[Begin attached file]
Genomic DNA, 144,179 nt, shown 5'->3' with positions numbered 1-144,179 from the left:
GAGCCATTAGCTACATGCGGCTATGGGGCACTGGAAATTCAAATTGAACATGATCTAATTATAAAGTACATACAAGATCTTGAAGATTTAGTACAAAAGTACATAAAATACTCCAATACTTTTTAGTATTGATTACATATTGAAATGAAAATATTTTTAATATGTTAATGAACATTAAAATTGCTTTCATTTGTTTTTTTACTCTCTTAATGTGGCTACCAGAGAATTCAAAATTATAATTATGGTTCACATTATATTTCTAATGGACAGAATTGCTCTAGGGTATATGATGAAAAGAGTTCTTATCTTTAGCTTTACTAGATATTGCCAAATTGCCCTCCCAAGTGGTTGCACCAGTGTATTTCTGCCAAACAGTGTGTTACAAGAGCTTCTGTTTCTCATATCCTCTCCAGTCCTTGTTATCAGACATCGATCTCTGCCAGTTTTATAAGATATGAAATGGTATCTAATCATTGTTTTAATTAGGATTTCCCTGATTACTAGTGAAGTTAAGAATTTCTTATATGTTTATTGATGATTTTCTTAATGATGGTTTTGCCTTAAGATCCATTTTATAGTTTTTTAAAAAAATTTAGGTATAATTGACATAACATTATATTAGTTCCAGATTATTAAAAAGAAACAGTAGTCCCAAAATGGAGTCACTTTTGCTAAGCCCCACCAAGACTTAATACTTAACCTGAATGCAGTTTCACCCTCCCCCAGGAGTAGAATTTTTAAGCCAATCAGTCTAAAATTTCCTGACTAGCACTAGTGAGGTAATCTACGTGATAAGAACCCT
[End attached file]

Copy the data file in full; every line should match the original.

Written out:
Genomic DNA, 144,179 nt, shown 5'->3' with positions numbered 1-144,179 from the left:
GAGCCATTAGCTACATGCGGCTATGGGGCACTGGAAATTCAAATTGAACATGATCTAATTATAAAGTACATACAAGATCTTGAAGATTTAGTACAAAAGTACATAAAATACTCCAATACTTTTTAGTATTGATTACATATTGAAATGAAAATATTTTTAATATGTTAATGAACATTAAAATTGCTTTCATTTGTTTTTTTACTCTCTTAATGTGGCTACCAGAGAATTCAAAATTATAATTATGGTTCACATTATATTTCTAATGGACAGAATTGCTCTAGGGTATATGATGAAAAGAGTTCTTATCTTTAGCTTTACTAGATATTGCCAAATTGCCCTCCCAAGTGGTTGCACCAGTGTATTTCTGCCAAACAGTGTGTTACAAGAGCTTCTGTTTCTCATATCCTCTCCAGTCCTTGTTATCAGACATCGATCTCTGCCAGTTTTATAAGATATGAAATGGTATCTAATCATTGTTTTAATTAGGATTTCCCTGATTACTAGTGAAGTTAAGAATTTCTTATATGTTTATTGATGATTTTCTTAATGATGGTTTTGCCTTAAGATCCATTTTATAGTTTTTTAAAAAAATTTAGGTATAATTGACATAACATTATATTAGTTCCAGATTATTAAAAAGAAACAGTAGTCCCAAAATGGAGTCACTTTTGCTAAGCCCCACCAAGACTTAATACTTAACCTGAATGCAGTTTCACCCTCCCCCAGGAGTAGAATTTTTAAGCCAATCAGTCTAAAATTTCCTGACTAGCACTAGTGAGGTAATCTACGTGATAAGAACCCT